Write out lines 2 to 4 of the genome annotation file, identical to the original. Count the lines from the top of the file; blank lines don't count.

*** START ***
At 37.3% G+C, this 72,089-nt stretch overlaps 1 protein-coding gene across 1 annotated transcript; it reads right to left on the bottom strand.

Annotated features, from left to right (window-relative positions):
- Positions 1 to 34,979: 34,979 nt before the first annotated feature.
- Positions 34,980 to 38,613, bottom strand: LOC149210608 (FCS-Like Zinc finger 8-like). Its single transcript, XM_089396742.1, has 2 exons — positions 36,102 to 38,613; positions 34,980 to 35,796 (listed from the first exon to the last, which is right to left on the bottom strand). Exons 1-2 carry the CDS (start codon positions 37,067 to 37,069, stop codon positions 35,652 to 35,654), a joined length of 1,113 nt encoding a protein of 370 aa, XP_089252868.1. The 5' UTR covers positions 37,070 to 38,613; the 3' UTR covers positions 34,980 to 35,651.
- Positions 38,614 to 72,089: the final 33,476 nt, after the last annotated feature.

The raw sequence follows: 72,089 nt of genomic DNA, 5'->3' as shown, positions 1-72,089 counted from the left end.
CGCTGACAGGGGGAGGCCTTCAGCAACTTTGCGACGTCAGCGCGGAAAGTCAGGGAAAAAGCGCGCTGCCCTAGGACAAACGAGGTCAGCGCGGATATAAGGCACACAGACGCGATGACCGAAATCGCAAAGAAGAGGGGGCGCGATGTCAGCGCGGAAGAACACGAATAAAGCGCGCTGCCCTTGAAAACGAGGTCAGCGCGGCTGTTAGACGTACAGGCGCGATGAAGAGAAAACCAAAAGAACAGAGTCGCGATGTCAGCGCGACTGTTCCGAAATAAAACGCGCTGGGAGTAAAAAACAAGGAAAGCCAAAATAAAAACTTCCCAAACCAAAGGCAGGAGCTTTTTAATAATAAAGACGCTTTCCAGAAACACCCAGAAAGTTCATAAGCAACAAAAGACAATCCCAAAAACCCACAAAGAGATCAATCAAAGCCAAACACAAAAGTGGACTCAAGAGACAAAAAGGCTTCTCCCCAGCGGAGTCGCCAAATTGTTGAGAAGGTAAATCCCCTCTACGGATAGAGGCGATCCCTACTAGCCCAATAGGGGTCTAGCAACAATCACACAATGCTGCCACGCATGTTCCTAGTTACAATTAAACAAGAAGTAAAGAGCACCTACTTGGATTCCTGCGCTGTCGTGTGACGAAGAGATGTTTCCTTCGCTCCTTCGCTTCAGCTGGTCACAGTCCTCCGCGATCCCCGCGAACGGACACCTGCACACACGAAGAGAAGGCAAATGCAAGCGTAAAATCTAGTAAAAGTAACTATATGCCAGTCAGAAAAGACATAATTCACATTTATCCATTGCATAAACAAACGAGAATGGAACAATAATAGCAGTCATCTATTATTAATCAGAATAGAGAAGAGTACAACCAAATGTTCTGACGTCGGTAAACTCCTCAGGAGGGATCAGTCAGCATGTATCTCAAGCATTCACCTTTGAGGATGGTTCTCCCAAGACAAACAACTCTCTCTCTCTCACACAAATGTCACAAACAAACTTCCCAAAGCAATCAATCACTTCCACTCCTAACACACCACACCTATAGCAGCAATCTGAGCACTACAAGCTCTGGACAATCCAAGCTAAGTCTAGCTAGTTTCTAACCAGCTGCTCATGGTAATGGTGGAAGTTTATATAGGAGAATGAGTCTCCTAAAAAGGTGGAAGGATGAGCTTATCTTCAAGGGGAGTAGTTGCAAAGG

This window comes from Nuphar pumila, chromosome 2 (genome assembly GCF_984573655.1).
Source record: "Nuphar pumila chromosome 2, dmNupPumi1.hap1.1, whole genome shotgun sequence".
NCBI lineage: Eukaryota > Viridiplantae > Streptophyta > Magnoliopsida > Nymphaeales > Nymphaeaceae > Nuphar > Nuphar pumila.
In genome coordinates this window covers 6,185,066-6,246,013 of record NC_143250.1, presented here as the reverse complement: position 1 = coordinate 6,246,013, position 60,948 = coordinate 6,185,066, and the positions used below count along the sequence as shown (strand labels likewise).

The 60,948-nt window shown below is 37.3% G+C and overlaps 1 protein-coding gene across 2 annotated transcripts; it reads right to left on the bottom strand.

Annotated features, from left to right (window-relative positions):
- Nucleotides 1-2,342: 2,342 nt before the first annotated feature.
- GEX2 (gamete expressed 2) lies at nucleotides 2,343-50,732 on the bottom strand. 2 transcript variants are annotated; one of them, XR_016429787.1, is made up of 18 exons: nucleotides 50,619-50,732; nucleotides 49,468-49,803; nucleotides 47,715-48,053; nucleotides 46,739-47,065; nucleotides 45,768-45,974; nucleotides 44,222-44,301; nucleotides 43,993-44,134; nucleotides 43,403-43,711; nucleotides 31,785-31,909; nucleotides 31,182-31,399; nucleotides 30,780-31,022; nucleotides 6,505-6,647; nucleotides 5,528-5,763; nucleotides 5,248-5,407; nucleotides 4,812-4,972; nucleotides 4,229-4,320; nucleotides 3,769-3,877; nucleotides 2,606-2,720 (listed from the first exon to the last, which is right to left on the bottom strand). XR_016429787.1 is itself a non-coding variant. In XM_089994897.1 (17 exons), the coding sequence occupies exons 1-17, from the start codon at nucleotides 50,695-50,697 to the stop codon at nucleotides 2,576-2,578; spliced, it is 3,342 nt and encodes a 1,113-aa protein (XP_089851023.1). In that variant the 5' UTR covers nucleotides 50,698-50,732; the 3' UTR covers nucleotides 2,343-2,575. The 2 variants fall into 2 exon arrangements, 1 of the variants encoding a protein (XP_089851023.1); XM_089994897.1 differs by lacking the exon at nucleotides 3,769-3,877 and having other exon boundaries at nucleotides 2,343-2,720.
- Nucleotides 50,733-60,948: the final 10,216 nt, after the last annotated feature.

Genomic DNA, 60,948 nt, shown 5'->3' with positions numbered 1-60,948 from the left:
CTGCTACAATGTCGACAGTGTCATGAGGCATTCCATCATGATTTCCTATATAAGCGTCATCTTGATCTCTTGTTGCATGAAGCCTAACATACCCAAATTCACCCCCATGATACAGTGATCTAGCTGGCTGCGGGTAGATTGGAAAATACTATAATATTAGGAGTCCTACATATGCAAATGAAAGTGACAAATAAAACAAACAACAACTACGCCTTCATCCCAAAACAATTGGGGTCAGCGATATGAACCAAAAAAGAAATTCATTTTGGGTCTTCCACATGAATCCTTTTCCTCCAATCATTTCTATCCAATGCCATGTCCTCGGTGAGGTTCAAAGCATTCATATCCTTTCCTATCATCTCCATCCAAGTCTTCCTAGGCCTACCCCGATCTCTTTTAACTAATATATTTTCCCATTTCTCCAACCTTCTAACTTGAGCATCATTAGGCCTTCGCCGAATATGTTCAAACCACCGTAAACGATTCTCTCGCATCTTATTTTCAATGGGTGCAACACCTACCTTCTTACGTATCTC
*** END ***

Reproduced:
Annotated features, from left to right (window-relative positions):
- Positions 1 to 34,979: 34,979 nt before the first annotated feature.
- Positions 34,980 to 38,613, bottom strand: LOC149210608 (FCS-Like Zinc finger 8-like). Its single transcript, XM_089396742.1, has 2 exons — positions 36,102 to 38,613; positions 34,980 to 35,796 (listed from the first exon to the last, which is right to left on the bottom strand). Exons 1-2 carry the CDS (start codon positions 37,067 to 37,069, stop codon positions 35,652 to 35,654), a joined length of 1,113 nt encoding a protein of 370 aa, XP_089252868.1. The 5' UTR covers positions 37,070 to 38,613; the 3' UTR covers positions 34,980 to 35,651.